zWell, here we are at the final letter of the alphabet!   The letter Z, which is called “ceta”, is pronounced the same as the letter C when it is found before an E or an I, that is as a soft, unvoiced “th” sound.  The Z is always spoken in this way in standard European Spanish, although in South American Spanish it is pronounced as an S, as it is in some areas of Spain, notably Andalucía.

There do not seem to be too many related words between English and Spanish beginning with Z, one of the few being “zoo” from “zoológico”,  so rather than pursue that line I have decided to look at a succession of Z words which create a rather mixed bag of vocabulary of general, cultural and linguistic interest!

Let’s start with one all film-goers will be familiar with, the word “zorro” (fox) which is of course the name of the mythical character played in the film by the gorgeous Antonio Banderas.  The female of “zorro”, namely “zorra”, therefore means “vixen”, but is actually used in the same way as we use “bitch”, that is to mean a not very nice lady.  If you hear the words “¡Qué zorra!” (What a bitch!), walk away quickly and hope it is referring to someone else!   Many of us will have heard of the word “zoco” as it is the name given to one or two open street markets along the Costas.  In fact “zoco” means an Arab style market.  “Zarzuela” is a lovely word.  It means a type of Spanish light opera or operetta, which emerged as an alternative to classical opera in Madrid in the 17th century.  It still has a big following in Spain.  “Zarzuela” is also the name of the palace where the king of Spain lives.   There is a type of fish stew called “zarzuela”, although I prefer to think that the king lives in the “operetta palace” rather than the “fish stew” palace!

You might be interested to know that the Shetland Islands are spelt with a Z in Spanish: “Las Islas de Zetlandia”.  A curious word for “left-handed” is “zurdo” and equally curious is the word “zueco” which means “clog” as in wooden shoe.  You may not be aware that the “zueco” is worn quite commonly in northern Spain.  It is a wooden shoe with a heel and two front stilts on the bottom about three centimetres in height.  Many of the small villages in Asturias have cobbled paths which get muddy from rain and cattle.  There the villagers leave their “zuecos” (which they call “madreñas”) along with their large black umbrella in the front porch of the house and enter wearing the slippers that they also wear inside the “zueco”.  There is a whole art to making these items by hand as well which you can still see today.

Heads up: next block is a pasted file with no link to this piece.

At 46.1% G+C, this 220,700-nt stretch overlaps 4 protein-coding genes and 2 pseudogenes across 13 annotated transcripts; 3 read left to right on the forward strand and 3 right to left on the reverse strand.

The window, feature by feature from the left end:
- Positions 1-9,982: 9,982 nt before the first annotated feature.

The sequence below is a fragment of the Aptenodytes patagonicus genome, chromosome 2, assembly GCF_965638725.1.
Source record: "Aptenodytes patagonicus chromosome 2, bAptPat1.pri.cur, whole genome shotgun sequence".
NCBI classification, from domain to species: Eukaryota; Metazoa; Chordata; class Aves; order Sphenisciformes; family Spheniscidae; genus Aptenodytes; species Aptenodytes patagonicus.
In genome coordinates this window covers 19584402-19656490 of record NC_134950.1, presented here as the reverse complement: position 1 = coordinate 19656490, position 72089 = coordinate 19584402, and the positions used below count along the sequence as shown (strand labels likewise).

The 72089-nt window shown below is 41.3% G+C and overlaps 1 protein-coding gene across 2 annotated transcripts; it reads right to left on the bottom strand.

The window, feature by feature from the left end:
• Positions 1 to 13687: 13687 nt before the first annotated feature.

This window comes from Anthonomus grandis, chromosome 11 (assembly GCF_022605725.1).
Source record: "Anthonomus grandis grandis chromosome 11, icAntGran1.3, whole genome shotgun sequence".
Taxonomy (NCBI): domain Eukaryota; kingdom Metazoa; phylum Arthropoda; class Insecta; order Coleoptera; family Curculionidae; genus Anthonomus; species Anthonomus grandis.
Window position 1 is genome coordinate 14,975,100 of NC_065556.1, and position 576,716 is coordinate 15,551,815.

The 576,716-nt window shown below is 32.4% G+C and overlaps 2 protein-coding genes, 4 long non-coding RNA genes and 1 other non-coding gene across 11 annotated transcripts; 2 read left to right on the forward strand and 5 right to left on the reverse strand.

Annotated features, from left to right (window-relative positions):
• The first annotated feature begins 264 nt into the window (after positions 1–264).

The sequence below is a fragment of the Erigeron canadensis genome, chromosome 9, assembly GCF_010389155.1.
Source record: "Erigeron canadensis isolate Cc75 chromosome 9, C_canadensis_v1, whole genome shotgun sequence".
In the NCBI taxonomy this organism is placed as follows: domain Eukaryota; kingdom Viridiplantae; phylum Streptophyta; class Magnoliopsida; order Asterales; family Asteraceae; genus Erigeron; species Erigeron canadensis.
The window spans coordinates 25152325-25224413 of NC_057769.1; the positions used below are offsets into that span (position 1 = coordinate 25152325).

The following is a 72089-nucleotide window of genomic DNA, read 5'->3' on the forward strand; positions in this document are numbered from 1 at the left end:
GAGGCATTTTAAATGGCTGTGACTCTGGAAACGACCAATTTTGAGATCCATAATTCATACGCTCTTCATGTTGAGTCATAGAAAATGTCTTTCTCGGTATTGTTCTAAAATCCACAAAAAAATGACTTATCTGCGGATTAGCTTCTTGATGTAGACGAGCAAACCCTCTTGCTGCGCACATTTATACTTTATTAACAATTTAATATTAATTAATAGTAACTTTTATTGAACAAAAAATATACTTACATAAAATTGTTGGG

A brand new Z word introduced into the Spanish language in recent years is “zapear”.  This means to “zap”, yes, what you do with those remote controls whilst laying supine on the sofa.  The word has obviously been imported for English and the “-ear” ending has turned it into a standard Spanish verb, although I don’t think you’ll find it in any traditional dictionaries with this meaning just yet.

A Z word that appears in the Spanish news quite regularly is “zulo”, which means an “arms cache”.  These get discovered from time to time, usually by the Guardia Civil in their operations against the terrorist organization ETA.   When they announce the discovery of another “zulo” this is always good news.  A word which I think sounds similar, although you may not agree, is “zurrón”.  This is means a bag and always conjures up the picture to me of one of those “swag bags” that thieves are supposed to carry.  I think this is because many years ago my children had a cautionary story book about a travelling man who put a little girl into a “zurrón” and took her away from her village.  I think the story traumatized me much more than it did them.

Another Z word associated with fairy stories, in my mind at least is “zampar”. This means to “gobble up” and is what wolves do to grandmothers and the like.

Still in the world of children, but also with other connotations, is the word “zancadillla”. “Hacer la zancadilla” literally means to “trip someone up” by deliberately putting your foot in their way and making them fall over.  Incidentally, if you look up the word in Google images you will see lots of pictures of naughty footballers tripping each other up and one lovely picture of a couple of penguins appearing to do the same thing!

Now for that last Z word which you never wanted or needed to know, “zanja” meaning “ditch”.  You never know, you might be grateful for that information one day.

Jane Cronin, Spanish Classes and Talks.

Tel 968 183 258